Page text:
Wired or Wireless: which do you want in an emergency? Why choose?

On Monday Speed Maters posted an article on the shortcomings of wireless and VoIP in the face of Superstorm Sandy…

If you lived in the path of Superstorm Sandy and had ditched your old landline, chances were much greater you were out of luck. For many people, both cellphones and power went out, and that meant no telecommunications. Some people are still struggling with it.

Clearly this is an issue for folks left off the grid during an emergency. But does this mean that wired is the answer in an emergency? As my friend Bernadine Joselyn has taught me – the best answer to most questions is – it depends. In this case it depends on what the emergency is.

In recent memory, Minnesota has had two standout emergency situations: the 35 Bridge going down and the Republican National Convention. In both cases, I was happy to have access to wireless communication. In the case of the bridge, the phones lines were quickly overwhelmed. So I was happy to both get Tweets from friends who live close to the bridge and to post Tweets for folks outside of Minnesota who think I live close to the bridge. In the case of the RNC, I was glad to have access to mobile maps and communication. It made it so much easier to find a way in and out of St Paul – especially as they closed streets without warning. Also at least locally, the RNC was the first place where citizens could live stream events as they were happening. (Thanks in large part to The UpTake giving citizens cameras that broadcast events as they were being recorded – helping to get unfiltered news to the air waves.)

So does that mean I think wireless is the way to go? It depends. If I were in Sandy’s path, I’d want wired connectivity.

I guess to me the question is – why must we choose one over the other? Both technologies have their advantages. Wired has quality and speed. Wireless has mobility. Like any good network, the capabilities of wired and wireless technologies overlap; this makes for nice redundancy. And their unique qualities indicate that neither could adequately replace the other without giving up some benefit.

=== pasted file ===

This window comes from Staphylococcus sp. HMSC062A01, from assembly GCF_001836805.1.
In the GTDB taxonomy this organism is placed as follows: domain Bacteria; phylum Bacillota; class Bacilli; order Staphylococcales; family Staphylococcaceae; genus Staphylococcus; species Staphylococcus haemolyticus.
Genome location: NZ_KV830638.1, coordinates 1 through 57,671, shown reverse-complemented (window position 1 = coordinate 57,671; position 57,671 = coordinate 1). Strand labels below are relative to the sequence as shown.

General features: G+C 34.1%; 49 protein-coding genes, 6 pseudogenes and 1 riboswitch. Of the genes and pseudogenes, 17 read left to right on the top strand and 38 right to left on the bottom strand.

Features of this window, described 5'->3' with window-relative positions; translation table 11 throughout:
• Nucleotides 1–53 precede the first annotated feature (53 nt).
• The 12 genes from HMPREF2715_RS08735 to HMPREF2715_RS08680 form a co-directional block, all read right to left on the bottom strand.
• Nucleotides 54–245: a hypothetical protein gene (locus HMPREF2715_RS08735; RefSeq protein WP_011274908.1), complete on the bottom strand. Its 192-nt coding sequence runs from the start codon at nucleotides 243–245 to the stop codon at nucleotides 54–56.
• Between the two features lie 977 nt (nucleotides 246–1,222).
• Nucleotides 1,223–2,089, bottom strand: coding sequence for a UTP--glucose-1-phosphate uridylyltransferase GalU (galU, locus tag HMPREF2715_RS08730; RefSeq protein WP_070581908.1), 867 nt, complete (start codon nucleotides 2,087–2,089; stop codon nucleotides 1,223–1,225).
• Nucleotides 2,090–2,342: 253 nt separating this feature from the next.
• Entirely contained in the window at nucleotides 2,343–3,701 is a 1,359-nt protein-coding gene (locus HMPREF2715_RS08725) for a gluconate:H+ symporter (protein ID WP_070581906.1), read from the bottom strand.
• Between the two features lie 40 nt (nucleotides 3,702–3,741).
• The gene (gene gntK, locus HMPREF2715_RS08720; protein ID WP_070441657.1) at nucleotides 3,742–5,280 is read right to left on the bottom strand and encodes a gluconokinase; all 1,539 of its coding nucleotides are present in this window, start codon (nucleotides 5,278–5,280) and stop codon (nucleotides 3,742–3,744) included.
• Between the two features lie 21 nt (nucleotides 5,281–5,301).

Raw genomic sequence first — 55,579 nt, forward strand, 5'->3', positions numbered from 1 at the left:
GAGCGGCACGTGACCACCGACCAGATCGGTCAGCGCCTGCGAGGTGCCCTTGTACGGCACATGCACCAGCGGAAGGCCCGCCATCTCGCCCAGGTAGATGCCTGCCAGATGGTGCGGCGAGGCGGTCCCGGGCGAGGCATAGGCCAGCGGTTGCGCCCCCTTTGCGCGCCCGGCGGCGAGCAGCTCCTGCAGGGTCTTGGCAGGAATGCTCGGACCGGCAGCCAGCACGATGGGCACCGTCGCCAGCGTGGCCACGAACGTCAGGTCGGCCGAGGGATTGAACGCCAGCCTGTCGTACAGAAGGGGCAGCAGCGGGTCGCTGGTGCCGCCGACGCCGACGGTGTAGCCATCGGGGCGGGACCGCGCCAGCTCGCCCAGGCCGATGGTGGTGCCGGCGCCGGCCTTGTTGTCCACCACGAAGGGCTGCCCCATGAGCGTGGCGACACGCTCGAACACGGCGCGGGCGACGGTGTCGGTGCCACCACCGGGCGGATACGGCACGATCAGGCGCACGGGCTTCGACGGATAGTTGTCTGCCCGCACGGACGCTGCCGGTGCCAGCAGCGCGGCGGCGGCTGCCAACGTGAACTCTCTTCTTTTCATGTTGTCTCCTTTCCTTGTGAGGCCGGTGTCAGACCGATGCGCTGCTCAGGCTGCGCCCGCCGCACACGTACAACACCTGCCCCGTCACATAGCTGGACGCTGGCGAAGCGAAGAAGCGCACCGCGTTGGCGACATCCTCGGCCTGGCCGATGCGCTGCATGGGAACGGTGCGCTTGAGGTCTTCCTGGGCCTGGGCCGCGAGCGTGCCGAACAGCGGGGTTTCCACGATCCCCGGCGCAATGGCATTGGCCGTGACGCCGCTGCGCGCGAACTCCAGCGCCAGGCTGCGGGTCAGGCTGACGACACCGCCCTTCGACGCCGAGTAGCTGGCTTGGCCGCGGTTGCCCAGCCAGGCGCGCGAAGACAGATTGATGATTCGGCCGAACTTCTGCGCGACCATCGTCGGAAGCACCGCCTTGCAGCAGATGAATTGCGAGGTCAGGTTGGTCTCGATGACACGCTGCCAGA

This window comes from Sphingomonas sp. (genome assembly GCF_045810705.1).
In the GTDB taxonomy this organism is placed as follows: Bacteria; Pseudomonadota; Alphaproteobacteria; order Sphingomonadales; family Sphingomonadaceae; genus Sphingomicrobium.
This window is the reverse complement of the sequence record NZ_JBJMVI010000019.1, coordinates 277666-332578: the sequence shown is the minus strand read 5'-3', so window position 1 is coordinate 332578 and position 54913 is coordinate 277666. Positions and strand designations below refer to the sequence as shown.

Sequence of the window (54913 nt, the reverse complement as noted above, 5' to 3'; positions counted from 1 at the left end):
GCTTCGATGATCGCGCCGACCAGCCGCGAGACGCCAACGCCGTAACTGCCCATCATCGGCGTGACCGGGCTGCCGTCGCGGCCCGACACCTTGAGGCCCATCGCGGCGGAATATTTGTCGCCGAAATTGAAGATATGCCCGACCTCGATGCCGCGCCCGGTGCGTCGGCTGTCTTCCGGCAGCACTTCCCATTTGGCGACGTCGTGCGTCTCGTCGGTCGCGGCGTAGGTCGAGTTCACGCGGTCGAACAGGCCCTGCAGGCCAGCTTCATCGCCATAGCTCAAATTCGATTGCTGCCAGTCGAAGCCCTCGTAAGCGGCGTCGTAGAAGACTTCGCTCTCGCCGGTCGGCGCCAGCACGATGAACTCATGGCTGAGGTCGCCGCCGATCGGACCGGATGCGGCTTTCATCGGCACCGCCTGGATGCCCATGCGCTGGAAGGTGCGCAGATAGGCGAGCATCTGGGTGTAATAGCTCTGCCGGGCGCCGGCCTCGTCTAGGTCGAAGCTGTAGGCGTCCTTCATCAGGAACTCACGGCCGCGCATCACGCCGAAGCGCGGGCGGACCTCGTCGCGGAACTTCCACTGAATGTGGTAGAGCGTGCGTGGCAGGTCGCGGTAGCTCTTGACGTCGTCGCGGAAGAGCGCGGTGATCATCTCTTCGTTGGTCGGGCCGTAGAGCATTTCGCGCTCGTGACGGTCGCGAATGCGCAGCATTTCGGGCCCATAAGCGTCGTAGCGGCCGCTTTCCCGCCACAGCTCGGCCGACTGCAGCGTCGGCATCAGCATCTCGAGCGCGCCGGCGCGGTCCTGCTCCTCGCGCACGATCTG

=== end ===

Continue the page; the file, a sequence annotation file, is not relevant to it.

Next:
At home, I generally use a wired connection but when the kids are home and I need better speeds, I leave wired to them and I use wireless. Or if one goes down, I can always revert to the other. It means I pay more for two connections. Some months I don’t use both options – but on the months I do, it’s worth the extra cost. The cost of redundancy is much less than the lost revenue if I’m offline. It’s great for redundancy – but also I appreciate the unique qualities of each. Months where I travel, I use the heck out of my mobile wireless. But in general I need the all-I-can-eat data plans of my wired connection.

In short I need both wired and wireless connections. (And I’m not even thinking about Smartphone access – I’m thinking pure, get-my-laptop-on-the-network-so-I-can-work connectivity.) I understand the costs for a larger business or community are much greater than my costs – but aren’t the risks greater too? I think more people ought to ask themselves if it makes sense to choose one – or does is it worth the investment to look at both.

Also I’m not thinking about the construction of a broadband network that meets my needs. I’ve tried to make that in other posts. In fact I will point out a video I got of Kevin Beyer (Federated/Farmers Telecom) explaining the need for wired to support wireless last April, which I think further makes the point that it’s not an either/or discussion.

Some of my reaction to the article comes from listening to the Task Force talk about strides necessary to get to the 2015 broadband goals in Minnesota. They stress that we need to make a concerted effort to get to 5 Mbps up and 10 Mbps down by 2015 – and I think they’re using any technology to measure against that goal. I appreciate a technology-neutral stance but having three daughters I know that equal isn’t always equitable. I think we need to quit thinking of wired and wireless in equal terms and appreciate that they are different but equally essential. It’s time transition our ideas on wireless OR wired to wireless AND wired.

This entry was posted in MN, Policy, Wireless by Ann Treacy. Bookmark the permalink.

About Ann Treacy

I have a Master’s Degree in Library and Information Science. I have been interested or involved in providing access to information through the Internet since 1994, when I worked for Minnesota’s first Internet service provider. I am pleased to be a part of the Blandin on Broadband Team. I also work with MN Coalition on Government Information, Minnesota Rural Partners, and the American Society for Information Science and Technology.

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